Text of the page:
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1001 Paintings You Must See Before You Die

Art-lover’s dream Coffee-table compilation of the great works from the 13th century to the present day...

General Editor: Stephen Farthing | Publisher Cassell Illustrated | Price £20 | Webwww.cassell-illustrated.com

To see all the amazing pieces of artwork in the world would take a lifetime. Handily, this book by Professor Stephen Farthing comprises 1,001 of those must-see pieces, presenting a fantastic opportunity to have a huge catalogue of world-class art to hand.
At 960 pages in length, it’s a heavy tome. The descriptions that accompany each painting contain enough bite-size information about each work and its artist to be informative without being overwhelming, so this doesn’t feel like a history of art text book. Usefully, the accompanying text also tells you where the original painting is housed, so you can see your favourites in the flesh.

Paintings you’d expect to find – The Mona Lisa, Birth of Venus and The Scream, for example – nestle among some lesser known images. In fact, there are bound to be some that leave you scratching your head and wondering why they were included. But this subjectivity is the very essence of the book, as Professor Farthing explains in his introduction. This is not just a list of personal likes, he insists; it aims to be “a rich and adventurous overview of quality painting.” You need only glance at the book to see that in this aim it has succeeded.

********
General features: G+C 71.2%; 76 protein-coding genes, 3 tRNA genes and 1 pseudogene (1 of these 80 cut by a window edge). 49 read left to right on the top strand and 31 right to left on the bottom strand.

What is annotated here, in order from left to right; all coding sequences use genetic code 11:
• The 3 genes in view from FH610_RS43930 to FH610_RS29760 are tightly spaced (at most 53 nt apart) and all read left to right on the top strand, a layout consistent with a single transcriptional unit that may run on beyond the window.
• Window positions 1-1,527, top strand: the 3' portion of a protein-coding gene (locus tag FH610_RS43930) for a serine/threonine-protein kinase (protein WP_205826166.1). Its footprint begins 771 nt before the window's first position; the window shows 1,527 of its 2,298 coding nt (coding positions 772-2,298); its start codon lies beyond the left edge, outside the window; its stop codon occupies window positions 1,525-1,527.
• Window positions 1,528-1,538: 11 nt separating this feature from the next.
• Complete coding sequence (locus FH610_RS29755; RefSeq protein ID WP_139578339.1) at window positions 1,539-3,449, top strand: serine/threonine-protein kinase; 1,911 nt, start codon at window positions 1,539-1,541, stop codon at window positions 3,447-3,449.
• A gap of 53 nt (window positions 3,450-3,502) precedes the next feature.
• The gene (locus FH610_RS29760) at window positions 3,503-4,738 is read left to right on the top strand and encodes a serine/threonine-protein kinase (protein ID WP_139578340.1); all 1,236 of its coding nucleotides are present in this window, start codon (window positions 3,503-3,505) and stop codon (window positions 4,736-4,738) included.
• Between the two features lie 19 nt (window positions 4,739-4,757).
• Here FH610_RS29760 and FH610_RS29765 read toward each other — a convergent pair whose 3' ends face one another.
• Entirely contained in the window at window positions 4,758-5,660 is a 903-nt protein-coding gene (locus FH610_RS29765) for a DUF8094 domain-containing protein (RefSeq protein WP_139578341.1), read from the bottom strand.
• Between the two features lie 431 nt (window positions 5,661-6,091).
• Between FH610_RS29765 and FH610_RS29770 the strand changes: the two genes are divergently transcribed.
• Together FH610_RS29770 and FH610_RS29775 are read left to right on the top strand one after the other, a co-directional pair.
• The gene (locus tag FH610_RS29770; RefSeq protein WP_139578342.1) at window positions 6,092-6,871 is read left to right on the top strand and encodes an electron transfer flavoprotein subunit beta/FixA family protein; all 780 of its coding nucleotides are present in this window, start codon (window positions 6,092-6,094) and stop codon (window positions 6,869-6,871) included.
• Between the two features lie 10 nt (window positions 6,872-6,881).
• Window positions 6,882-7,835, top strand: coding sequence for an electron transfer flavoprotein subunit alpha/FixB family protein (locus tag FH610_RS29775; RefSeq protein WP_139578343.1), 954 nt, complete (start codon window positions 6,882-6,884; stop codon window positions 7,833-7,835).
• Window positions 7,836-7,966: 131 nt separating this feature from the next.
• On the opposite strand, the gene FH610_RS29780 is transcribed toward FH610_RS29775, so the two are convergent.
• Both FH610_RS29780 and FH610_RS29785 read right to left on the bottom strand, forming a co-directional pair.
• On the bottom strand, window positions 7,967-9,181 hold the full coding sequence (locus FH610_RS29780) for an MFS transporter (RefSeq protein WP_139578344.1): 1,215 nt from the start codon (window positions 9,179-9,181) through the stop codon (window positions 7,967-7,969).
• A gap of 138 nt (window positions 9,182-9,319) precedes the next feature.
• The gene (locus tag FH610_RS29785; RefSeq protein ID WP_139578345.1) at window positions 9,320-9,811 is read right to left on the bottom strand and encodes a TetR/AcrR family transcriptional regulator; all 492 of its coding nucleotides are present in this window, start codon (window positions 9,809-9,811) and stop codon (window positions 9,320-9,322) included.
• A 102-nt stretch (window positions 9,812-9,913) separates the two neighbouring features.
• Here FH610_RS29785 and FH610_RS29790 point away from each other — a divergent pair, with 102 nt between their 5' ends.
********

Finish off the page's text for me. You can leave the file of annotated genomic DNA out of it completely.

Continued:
The book runs from the pre-15th century up to 2006, although sadly there are no digital artworks included.Banksy’s Flower Chucker and Elizabeth Peyton’s portrait of Keith Richards sit side by side with classical masters.
But if your primary interest is in fantasy art (and we’re kind of guessing it is) why should you buy this book? Quite simply, because there is such a plethora of fantastical and mythical images stretching across the centuries.

From Jaime Serra’s 14th century Descent into Hell, depicting Jesus, about to step into Hell’s mouth – in this case, a terrifying beast with demons atop its head – through Goya’s 19th Century Saturn consuming his children, right up to Takashi Murakami’s 2006 727-727 melding modern otaku culture with historic Japanese painting.
You’ll be flicking through this book for inspiration over and over again.


5/5